UEFA are considering scrapping VAR when football eventually returns


VAR hasn’t been universally popular since it was adopted in the Premier League for the 2019/20 season.

The technology, which is designed to mitigate the influence of human error in refereeing decisions, has ironically generated even more controversy than before its introduction.

Prior to the suspension of Premier League matches on March 9, VAR was at the centre of debates about contentious penalties and fractional offside calls almost weekly.

The officials in charge of properly utilising slow motion replays and a myriad of camera angles were showing no signs of learning how to maximise their potential benefits.

But whenever football does resume in any capacity, the role of VAR seems to be in serious doubt.

Per The Sun, Premier League VARs may be forced to work away from their Stockley Park hub due to the necessary continuation of social distancing.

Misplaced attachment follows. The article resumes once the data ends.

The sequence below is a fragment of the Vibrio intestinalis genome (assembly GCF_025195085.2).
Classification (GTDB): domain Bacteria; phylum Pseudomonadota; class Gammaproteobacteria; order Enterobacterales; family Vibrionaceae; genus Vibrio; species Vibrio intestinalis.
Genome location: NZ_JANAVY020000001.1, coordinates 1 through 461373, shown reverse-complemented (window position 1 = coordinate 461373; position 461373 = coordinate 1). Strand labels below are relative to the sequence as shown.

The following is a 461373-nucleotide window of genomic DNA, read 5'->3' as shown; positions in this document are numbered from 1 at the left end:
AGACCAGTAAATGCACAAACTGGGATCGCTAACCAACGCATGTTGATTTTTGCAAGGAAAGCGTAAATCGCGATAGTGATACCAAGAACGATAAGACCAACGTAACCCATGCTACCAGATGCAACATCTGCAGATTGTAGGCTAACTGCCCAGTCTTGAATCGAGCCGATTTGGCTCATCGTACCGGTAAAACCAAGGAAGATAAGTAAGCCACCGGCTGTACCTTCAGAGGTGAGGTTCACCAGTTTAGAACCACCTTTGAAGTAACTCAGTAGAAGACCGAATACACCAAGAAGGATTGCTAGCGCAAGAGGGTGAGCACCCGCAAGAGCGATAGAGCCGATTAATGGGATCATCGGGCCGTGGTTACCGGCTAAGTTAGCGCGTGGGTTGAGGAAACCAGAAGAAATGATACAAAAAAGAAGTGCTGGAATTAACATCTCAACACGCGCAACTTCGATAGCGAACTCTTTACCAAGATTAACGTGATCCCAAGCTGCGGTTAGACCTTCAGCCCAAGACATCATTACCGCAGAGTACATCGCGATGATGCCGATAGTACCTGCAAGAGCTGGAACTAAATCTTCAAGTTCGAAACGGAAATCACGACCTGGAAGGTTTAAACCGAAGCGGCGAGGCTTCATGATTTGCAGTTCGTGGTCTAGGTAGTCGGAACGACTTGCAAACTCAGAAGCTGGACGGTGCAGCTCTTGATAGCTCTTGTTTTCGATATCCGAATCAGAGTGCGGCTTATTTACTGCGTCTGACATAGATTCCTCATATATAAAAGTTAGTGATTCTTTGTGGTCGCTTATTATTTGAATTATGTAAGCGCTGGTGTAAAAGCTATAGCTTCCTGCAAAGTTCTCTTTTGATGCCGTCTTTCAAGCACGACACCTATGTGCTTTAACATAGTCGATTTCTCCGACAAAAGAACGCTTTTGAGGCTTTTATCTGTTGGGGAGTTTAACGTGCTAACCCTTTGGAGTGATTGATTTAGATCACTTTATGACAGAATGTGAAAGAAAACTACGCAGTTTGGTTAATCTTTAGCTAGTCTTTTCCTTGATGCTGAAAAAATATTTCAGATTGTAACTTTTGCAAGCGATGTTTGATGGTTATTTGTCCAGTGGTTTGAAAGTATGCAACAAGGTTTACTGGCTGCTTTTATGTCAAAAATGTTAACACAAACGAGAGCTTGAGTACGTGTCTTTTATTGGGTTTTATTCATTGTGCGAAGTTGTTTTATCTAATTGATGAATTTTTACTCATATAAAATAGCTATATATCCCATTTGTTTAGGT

Normally, up to 30 officials work in a small room with a bank of screens and three-man technical teams operating on each match - a clear breach of the current guidelines.

A potential workaround is to mobilise the system using vans which could be driven around the country to house VAR in stadium car parks.

Such a setup has been implemented instead of Stockley Park only once to cover Manchester City’s trip to Burton Albion in the second leg of their Carabao Cup semi-final last season.

That said, mobile units are currently deployed with great success in other competitions, namely the Champions League and the Italian Serie A.

However, according to French outlet RMC Sport, UEFA’s executive committee will today meet to discuss whether or not the technology should be used in Champions League and Europa League matches for the rest of the season.

While it could well bring the integrity of competitions into dispute, it’s a difficult trade-off between this and ensuring the smoothest possible competition of the season.

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